On March 1, the New York-based Human Rights Watch, the Geneva-based International Commission of Jurists, and the London-based Amnesty International had urged the government to immediately withdraw the appointments to the National Human Rights Commission as they undermined the independence of the constitutional human rights body as they were made without consultation or parliamentary approval.
“The back-to-back concerns from the UN and the international human rights organisations are not a good sign,” Gauri Pradhan, a former member at the commission, told the Post.
Human rights experts say the National Human Rights Commission could be downgraded by the Global Alliance of National Human Rights Institutions. Currently, Nepal is among 84 countries whose human rights commissions are listed under the ‘A’ grade.
In the alliance’s review in January, Nepal continued to maintain the position and the next review is slated for 2023. However, the decision can be reviewed at any time before then. The United Nations Office of the High Commissioner for Human Rights is the secretariat of the alliance which has 127 members.
“There are high chances that the human rights commission could be downgraded if the appointments are not corrected,” said Bandi.
The ‘A’ grade status of the human rights commission was one of the points Nepal presented while seeking a vote to get elected to the United Nations Human Rights Council.
After serving a three-year term from 2018 to 2020, Nepal was elected for a second termfrom 2021 to 2023. As a member of the council, Nepal has the responsibility of monitoring human rights situations in various countries and of asking them to adhere to the universal principles of human rights.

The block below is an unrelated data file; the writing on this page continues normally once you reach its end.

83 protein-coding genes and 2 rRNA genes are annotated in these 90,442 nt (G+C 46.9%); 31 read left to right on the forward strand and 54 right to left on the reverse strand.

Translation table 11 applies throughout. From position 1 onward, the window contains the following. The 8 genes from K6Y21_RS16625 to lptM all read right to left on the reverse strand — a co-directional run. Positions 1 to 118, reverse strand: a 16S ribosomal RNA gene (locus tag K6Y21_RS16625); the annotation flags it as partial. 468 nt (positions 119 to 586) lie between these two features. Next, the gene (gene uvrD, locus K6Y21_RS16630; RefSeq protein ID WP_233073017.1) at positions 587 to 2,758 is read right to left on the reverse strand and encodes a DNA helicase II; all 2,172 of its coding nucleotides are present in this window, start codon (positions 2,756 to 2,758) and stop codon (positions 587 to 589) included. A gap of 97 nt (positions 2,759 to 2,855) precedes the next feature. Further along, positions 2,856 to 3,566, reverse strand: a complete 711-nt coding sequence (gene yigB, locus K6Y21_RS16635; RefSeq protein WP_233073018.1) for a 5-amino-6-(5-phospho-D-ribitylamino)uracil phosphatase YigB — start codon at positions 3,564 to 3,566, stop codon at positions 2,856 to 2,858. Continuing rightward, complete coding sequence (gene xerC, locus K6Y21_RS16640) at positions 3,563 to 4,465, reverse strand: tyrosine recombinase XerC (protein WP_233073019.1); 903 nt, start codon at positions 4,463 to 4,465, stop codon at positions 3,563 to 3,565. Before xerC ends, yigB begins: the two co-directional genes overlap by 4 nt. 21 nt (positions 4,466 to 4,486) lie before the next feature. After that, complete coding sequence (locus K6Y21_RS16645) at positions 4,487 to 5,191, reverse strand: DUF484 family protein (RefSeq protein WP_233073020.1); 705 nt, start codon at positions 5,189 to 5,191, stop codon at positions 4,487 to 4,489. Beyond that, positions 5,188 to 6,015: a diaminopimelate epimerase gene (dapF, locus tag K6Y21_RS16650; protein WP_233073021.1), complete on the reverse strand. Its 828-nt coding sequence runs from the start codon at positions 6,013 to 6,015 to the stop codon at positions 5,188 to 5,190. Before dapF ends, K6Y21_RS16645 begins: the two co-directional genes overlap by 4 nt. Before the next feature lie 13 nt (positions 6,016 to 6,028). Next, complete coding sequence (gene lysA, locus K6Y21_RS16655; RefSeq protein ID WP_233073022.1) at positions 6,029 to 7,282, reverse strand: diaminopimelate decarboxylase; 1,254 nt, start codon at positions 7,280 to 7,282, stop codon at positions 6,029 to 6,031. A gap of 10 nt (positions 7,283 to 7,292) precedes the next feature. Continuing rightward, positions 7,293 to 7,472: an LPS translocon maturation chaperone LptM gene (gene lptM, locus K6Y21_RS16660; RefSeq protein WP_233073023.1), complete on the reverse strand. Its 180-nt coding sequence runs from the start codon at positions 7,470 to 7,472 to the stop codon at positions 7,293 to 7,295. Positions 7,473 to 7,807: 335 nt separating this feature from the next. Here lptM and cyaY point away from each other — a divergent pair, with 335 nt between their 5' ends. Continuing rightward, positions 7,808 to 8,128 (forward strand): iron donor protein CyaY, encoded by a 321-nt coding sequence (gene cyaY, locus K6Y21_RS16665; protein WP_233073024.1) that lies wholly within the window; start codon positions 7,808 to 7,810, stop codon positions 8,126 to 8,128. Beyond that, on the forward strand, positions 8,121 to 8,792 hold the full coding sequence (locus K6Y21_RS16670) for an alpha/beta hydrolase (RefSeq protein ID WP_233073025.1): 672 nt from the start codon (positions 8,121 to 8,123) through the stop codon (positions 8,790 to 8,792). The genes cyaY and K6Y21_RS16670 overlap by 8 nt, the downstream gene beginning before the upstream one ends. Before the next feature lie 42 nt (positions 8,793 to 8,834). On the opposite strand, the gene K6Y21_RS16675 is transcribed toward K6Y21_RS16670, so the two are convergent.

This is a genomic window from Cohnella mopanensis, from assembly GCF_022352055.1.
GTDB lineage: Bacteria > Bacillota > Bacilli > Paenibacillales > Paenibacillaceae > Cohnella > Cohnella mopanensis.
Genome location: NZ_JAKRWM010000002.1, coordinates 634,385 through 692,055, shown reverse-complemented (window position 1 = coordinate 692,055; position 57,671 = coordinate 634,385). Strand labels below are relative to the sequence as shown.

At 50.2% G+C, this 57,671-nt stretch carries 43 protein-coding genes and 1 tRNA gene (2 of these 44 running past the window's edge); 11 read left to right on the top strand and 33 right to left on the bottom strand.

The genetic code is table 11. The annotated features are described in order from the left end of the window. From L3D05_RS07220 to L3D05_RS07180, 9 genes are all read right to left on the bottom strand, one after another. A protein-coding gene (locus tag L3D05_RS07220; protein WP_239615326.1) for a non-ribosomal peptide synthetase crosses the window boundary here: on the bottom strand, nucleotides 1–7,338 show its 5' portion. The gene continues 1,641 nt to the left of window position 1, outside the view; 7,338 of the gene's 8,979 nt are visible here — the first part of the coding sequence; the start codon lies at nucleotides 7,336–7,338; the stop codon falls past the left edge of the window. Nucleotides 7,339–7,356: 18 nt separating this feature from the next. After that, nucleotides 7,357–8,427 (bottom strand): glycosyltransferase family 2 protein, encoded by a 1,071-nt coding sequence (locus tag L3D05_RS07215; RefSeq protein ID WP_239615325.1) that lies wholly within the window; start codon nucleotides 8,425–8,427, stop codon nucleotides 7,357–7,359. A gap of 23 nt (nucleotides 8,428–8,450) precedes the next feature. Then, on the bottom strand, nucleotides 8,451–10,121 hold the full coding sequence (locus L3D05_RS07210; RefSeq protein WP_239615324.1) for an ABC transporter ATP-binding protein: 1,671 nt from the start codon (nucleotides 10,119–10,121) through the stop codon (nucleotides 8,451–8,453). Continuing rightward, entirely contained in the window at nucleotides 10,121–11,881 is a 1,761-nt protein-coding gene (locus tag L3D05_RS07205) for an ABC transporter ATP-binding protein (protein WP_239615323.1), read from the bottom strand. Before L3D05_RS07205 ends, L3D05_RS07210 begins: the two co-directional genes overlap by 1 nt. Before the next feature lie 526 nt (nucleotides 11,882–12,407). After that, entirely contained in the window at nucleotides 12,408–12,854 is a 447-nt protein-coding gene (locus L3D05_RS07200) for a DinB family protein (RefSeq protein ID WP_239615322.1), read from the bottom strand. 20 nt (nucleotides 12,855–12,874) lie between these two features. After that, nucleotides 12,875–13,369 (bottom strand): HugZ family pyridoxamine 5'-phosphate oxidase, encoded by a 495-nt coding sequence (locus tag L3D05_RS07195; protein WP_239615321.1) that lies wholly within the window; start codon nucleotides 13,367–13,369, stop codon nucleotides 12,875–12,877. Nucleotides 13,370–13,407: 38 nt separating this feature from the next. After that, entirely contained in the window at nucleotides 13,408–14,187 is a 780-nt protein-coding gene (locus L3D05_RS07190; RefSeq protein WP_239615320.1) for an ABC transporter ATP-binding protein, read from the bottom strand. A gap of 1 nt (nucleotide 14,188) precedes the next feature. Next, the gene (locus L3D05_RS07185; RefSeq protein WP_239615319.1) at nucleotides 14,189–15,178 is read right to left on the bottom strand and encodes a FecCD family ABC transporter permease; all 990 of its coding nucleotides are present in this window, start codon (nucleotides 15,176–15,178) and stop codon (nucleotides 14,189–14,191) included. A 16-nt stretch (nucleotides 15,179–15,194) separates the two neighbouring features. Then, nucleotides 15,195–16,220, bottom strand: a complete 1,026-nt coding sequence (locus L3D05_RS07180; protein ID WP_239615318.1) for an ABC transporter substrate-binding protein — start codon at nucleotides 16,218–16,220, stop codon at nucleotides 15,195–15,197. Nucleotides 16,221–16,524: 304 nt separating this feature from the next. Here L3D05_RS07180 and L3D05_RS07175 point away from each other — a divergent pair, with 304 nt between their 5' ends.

“It will lose the moral ground to raise the issues of other countries if its own human rights records are questioned,” said Pradhan.
Fearing that the country’s image could be tarnished because of five individuals, officials at the Human Rights Commission have already asked the new appointees for their resignations.
“The image of the commission shouldn’t be kept at stake for the sake of jobs for the five people,” said a senior official at the commission on condition of anonymity. “We have already conveyed our message to them.”
But the commissioners do not seem to be keen to hear criticisms against their appointments if the rebuttal to the three international organisations’ concerns in March is anything to go by.
The commission issued a rebuttal saying it was unfortunate that the three organisations were interfering in the internal matter of a sovereign nation. But the commission’s statement was dragged into controversy as it, an independent constitutional body, was defending the actions of the government.
Their response to the United Nations body’s concern is along the same lines.
“I don’t want to comment on the matter,” said Tap Bahadur Magar, chair of the commission, when the Post reached out to him. “Please talk to our officials.”
News Source/ kathmandupost.com